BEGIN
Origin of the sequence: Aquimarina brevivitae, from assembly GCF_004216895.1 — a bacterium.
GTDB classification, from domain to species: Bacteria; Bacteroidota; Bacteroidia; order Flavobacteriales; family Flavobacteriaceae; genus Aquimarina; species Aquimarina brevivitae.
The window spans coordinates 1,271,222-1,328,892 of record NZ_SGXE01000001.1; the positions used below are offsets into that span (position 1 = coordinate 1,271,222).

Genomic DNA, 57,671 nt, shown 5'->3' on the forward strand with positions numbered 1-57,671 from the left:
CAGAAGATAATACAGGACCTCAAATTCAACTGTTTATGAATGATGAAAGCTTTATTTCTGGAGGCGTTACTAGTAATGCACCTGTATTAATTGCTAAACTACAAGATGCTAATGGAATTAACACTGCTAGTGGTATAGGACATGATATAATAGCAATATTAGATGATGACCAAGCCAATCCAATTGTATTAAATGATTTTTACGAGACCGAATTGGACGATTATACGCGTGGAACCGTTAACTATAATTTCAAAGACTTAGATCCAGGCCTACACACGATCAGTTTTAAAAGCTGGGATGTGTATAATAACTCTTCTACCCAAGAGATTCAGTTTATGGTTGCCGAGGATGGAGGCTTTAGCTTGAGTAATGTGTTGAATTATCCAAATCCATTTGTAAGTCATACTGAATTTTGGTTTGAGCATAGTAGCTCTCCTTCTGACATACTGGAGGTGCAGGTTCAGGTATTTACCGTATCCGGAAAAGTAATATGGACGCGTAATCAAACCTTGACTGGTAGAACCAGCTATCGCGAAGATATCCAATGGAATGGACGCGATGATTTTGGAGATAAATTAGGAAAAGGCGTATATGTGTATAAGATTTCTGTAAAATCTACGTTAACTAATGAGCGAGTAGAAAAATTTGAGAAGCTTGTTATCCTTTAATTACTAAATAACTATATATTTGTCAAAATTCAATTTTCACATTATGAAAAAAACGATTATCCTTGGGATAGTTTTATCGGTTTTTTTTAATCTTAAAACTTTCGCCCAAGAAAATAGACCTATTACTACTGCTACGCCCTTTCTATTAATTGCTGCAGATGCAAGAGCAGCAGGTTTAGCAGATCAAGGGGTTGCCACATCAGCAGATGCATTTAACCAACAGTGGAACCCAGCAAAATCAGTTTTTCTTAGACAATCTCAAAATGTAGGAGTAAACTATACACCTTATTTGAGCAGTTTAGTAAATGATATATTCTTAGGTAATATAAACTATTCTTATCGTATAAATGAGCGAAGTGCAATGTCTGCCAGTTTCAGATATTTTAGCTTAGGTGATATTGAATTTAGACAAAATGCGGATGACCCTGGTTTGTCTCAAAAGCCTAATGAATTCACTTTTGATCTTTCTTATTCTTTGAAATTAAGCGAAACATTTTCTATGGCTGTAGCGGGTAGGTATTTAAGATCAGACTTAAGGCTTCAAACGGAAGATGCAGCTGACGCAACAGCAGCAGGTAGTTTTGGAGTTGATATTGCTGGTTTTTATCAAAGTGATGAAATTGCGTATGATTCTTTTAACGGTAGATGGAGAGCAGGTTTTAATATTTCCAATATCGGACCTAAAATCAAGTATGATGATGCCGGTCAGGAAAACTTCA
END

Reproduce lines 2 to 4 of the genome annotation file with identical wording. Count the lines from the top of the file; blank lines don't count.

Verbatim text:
GTDB classification, from domain to species: Bacteria; Bacteroidota; Bacteroidia; order Flavobacteriales; family Flavobacteriaceae; genus Aquimarina; species Aquimarina brevivitae.
The window spans coordinates 1,271,222-1,328,892 of record NZ_SGXE01000001.1; the positions used below are offsets into that span (position 1 = coordinate 1,271,222).

Genomic DNA, 57,671 nt, shown 5'->3' on the forward strand with positions numbered 1-57,671 from the left: